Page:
El Indio Gold Belt

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Rodalquilarite, a rare iron tellurite chloride mineral from the Wendy open pit, Tambo Mine in Chile
Specimen from the Tambo mine with gold-alunite-rodalquilarite mineraliztiion

The El Indio Gold Belt is a mineral-rich region spanning the border between Chile and Argentina that contains large quantities of gold, silver and copper. On both sides of the border the belt is located within the Andes.[1] The El Indio mine within the district was the first modern mine in Chile to produce gold as its main product. In Chile the main precious metal containing mineral is enargite. The El Indio belt is bordered in the north by another gold-silver mining district known as the Frontera District.[2] Rodalquilarite, alunite and poughit are some of the minerals present in the area. It formed during the Late Miocene period.[3]

The world's largest gold miner Barrick Gold used to be the only foreign company heavily invested in the region however more recently a number of other companes have begun exploratory activity.

Walfordite in alunite, individual microscopic crystal, Tambo Mine, El Indio area. Tambo is the type area, and only known occurrence, for this extremely rare tellurite mineral.

History[edit]

In Chile the district was first officially recognized in 1975 and operated in 1979. El Indio, the main mine in the area was discovered in 1975 by St. Joe Minerals, and placed in production in 1981, with initial production of bonanza gold from quartz-gold veins: 500, 000 MT @ 121 g/MT Au. Total production plus reserves was quoted (circa 2000) as 23.2 mt @ 6.6 g/t Au, 50 g/t Ag, 4% Cu. Individual drill samples in the bonanza for assay were so rich, visible gold could be easily panned from the assay pulps.[4][5]

El Indio was purchased by Barrick Chile in 1994; that mine is associated with a hydrothermal system of a volcanic caldera. Chile's portion of the belt consisted of 3 major mines; El Indio, Pascua Lama, and Tambo (since 1995).[5] Gold reserves in the belt located within Argentina may be as high as 35 million ounces.[6]

One of the largest mines in the belt, the Tambo Mine operated by Barrick Gold, closed in 2001 after attempts by the company to replace reserves proved unsuccessful. The mine, with a design capacity of 200,000 ounces a year was deplete of gold by 1999–2001.[7] The El Indio mine closed in 2002, and the site has since been reclaimed.[8]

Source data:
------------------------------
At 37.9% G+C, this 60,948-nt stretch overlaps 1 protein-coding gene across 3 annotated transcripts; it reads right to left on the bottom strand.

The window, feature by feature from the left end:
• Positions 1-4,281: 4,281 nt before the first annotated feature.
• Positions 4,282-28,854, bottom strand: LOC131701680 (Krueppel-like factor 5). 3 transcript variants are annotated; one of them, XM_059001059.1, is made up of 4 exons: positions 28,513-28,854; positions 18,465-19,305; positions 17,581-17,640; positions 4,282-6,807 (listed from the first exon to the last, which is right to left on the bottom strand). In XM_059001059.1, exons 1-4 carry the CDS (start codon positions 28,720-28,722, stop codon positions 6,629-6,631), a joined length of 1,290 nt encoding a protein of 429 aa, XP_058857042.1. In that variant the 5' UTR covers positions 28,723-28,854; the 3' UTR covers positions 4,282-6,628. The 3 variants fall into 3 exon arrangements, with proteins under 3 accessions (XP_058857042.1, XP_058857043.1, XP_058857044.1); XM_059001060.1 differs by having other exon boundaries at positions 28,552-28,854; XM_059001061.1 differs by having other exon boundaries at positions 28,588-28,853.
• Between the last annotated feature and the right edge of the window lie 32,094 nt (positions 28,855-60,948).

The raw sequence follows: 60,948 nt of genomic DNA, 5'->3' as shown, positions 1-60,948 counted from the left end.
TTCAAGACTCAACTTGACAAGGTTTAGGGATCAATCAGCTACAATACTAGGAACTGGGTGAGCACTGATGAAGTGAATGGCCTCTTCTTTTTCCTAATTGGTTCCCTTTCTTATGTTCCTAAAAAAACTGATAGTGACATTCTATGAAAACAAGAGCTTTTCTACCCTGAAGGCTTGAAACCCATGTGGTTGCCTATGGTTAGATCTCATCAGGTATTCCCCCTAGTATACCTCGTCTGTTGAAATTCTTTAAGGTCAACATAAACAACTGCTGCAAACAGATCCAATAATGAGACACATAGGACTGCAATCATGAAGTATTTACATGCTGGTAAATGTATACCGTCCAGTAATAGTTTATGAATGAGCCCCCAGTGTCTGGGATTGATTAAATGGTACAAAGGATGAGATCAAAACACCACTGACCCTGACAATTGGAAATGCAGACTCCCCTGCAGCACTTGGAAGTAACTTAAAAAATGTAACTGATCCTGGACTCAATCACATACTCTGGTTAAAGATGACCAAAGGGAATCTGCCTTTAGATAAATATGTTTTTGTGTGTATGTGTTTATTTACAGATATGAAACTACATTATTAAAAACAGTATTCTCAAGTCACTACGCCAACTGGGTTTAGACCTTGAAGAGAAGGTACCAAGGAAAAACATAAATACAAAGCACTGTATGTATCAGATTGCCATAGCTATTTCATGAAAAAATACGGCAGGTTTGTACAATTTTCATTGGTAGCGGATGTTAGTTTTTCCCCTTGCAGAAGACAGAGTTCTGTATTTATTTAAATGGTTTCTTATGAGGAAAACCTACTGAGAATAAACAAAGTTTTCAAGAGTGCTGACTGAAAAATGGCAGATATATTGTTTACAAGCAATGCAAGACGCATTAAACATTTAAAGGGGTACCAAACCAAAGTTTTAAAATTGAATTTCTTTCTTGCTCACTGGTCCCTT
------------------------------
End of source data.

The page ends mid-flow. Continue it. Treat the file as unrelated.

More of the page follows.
Companies with interests in the region[edit]

  • Malbex (TSXMBG)[6] - nano cap company that operates 3 projects 2 near the Valadero and Pascua-Lama mines (Arroyo de Los Amarillos and Los Despoblados). The largest is the Del Carmen gold-silver project on the Argentine side of the belt (south end).[9]
  • Barrick Gold - Owns the Valadero and Pascua Lama deposits (over 17.5 million ounces of gold at Pascua Lama). It is also engaged in exploration activity in Chile.[10][11] Has operated in the region since 1994.
  • Silver Wheaton - has an agreement with Barrick Gold to purchase 25% of the silver mined at Pascua Lama between 2013 and 2017.
  • ATW Gold Corp. (TSXATW2) - Australian mining company that oversees the Amarillo project in San Juan Province (Argentina).[12]
  • Yamana Gold - Explores east of the Los Amarillos concessions. Yamana signed 4 gold exploration agreements in Region de Coquimbo, Chile in 1996 (13,200 hectares of land).[13]
  • MegaMoly Inc. (TSXMGYFF:US) - Has interests through the Amarillo property in San Juan, Argentina (7,200 hectares on the Argentine side of the Andes).[14] Primarily in the business of Molybdenum and Tungsten exploration (in Slovakia), it is part of Terreno Resources Corp.
  • NGEx Resources Inc. (TSXNGQ) - Small cap (over $100 million) Vancouver based company with copper containing assets in central Chile. Owns 100% of Colmillos and Andrea copper projects.
  • Royal Gold - Royalty company with a 3% to 5% claim on Barrick Gold's Pascua Lama mine.

References[edit]

External links[edit]